Divine Comedy


Vailankanni: we both made the same mistake.

When we read in our guide book that it was a former Portuguese trading outpost located on the south east coast of India, we imagined something akin to Goa and Dieu (their antecedents also Portuguese) on the west coast – only without the tourists.

We thought we had found a hidden gem.  

And well, the few lines in our guide book about Vailankanni were written by a travel writer who had never been anywhere near the place.

So there it was; after a long day travelling on local buses, hot, overcrowded, sitting on hard wooden bench seats or standing in an aisle crammed between people, we were expecting to arrive in a place with deserted pristine beaches fringed by palm trees….

And were met by a sight which left us momentarily in a state of utter bewilderment……

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The Metamorphosis Part 1

It took us a day to get from the Austrian border to the Hotel Zamecek in the west of the Czech Republic. We had to catch two trains and a bus to reach the town of Kaplice, from where we walked to the hotel. We followed a road out town. The traffic wasn’t too bad but our rucksacks were heavy and it was a warm day.

Late in the afternoon, tired and jaded, we saw it: the Hotel Zamecek.

Our spirits lifted.

It was beautiful, like a small castle. 

It was surrounded open grassy fields and pine forests. 


Our room was on the third floor and to reach it we ascended a wide, stone staircase with a high stone balustrade. The original decorations on the ceiling and walls had been freshly repainted. The hotel, obviously old, had been beautifully restored – inside as well as out.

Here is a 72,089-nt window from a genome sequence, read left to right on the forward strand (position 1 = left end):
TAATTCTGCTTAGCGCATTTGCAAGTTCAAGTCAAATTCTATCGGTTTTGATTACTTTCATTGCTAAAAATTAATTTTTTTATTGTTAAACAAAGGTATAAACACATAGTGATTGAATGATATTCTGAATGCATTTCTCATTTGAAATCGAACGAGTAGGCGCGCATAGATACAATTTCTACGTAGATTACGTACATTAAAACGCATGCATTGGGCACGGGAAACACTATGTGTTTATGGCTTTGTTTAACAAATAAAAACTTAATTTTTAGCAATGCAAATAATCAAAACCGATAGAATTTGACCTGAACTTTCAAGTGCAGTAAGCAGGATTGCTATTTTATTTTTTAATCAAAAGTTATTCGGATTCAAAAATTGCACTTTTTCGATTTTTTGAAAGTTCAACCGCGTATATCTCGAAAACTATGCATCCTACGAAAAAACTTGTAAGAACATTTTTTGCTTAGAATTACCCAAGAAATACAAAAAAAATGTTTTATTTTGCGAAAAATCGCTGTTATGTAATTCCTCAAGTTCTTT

In a large open area at the top of the stairs, there was a polished wooden bookcase with books left behind by departing guests. After putting our rucksacks down and showering and putting on fresh clothes, I checked the books in the bookcase. Anya loves maps and I love books; whilst I was perusing the books, she was in the room pouring over a map of Bohemia; we planned to do some walking in the area.

I found a few books in English. There was one which caught my attention.

‘The Metamorphosis’ written by Franz Kafka.

I grabbed it and put it in our room.

Then we went downstairs to order a meal. We were famished.


We sat on the terrace. It was on a low balcony with a railing. It was a fine afternoon and there was a magnificent view of a swift flowing river and behind it, a steep slope covered in tall pines. Anya and I sat down at one of the tables. The other guests sitting around were Czechs who’d driven out from town to have a meal and few drinks before returning to Kaplice. We ordered a couple of red wines and a meal. It was a beautiful setting to be wining and dining; the sun shone above the tips of the pines and lanced on to the large open area between the hotel and the river. The sound of gurgling, crashing water reverberated through the air. Behind it, merging into the background, was the sound of people speaking Czech, underlining that feeling of strangeness, of being somewhere else, which is one of the great attractions of travel.


That night, I began reading The Metamorphosis.

“One morning, when Gregor Samsa woke from troubled dreams, he found himself transformed in his bed into a revolting insect……´

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All day I travelled through a wasteland: once fertile agricultural lands destroyed by decades of foolishness, now just empty fields filled with weeds and drift sand.

The beaten up bus I travelled in was forced to stop for a few hours. 

´Mechanical problems´. Wouldn’t have been the first time.

At one stop, an area of asphalt, there were the remains of a bus which had been burnt out – or bombed.

I missed my connection to a distant place well known for its historic ruins and had to spend the night in a slum city –  another very different kind of ruin.

A monstrous place, an urban nightmare: rows and rows of flaking, decrepit apartment blocks. Old run down factories filling the air with thick black smoke. Crowded streets pot holed, littered with plastic bags and gaudy foil wrappings. Trucks and old motor cars leaving behind them clouds of dense fumes.

People walking passed like zombies, grim faced, dour.